Friday, September 03, 2004

A Survivor's Right To Say No

What are the limits of the state's right to go forward with a prosecution, over the objection of the victim?

Consider the following scenarios, and consider who should decide whether to go forward -- the prosecutor or the victim?

1. Alice is the mother of two young children, and her husband repeatedly beats her, often in front of the children. He is arrested, and Alice begs the prosecutor to drop the charges.

In a criminal prosecution, the prosecutor represents the interests of the state, interests that sometimes are inconsistent with the interests of the victim. In this example, Alice may be correct that she will be safer not cooperating with the prosecutor's efforts to incarcerate her husband. In the event he is acquitted, he may retaliate against her for her cooperation.

As a competent adult, should she be allowed to decide what is in her best interests? What about the interests of her children? What about the interests of the community to punish a criminal for his unlawful behavior?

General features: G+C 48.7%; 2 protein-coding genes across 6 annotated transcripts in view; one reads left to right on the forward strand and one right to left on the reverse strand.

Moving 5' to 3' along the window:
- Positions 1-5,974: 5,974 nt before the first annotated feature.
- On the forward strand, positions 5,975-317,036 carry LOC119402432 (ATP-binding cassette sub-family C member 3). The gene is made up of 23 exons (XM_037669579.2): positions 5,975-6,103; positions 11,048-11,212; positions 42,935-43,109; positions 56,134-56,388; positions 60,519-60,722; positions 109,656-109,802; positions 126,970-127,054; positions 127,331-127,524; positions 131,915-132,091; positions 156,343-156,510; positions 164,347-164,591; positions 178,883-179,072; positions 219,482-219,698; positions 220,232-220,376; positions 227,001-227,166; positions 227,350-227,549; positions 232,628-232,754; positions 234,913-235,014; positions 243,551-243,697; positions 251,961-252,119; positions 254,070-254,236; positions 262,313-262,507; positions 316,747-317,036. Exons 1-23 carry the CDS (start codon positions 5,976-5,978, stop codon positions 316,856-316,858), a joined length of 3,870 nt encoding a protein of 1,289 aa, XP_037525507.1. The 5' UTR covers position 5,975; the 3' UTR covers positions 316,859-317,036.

2. Beth, 22 years old, is raped by her father, and wants support and counseling, but does not want her father prosecuted. She has a brother and a sister. The prosecutor fears that Beth's siblings have also been victimized by their father, and wants Beth to cooperate in sending her father to prison.

Should the prosecutor be compelled to drop the charges because of Beth's refusal to cooperate, or should the prosecutor compel Beth to testify against her father, to protect her siblings and vindicate her interests? Should the prosecutor subpoena her, and arrest her and incarcerate her for contempt if she refuses to testify? How far should the prosecutor go in forcing the issue?

What do you think? Why?

Please send your responses to, and we will consider posting the best responses.


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November 27, 2005 at 8:09 PM  

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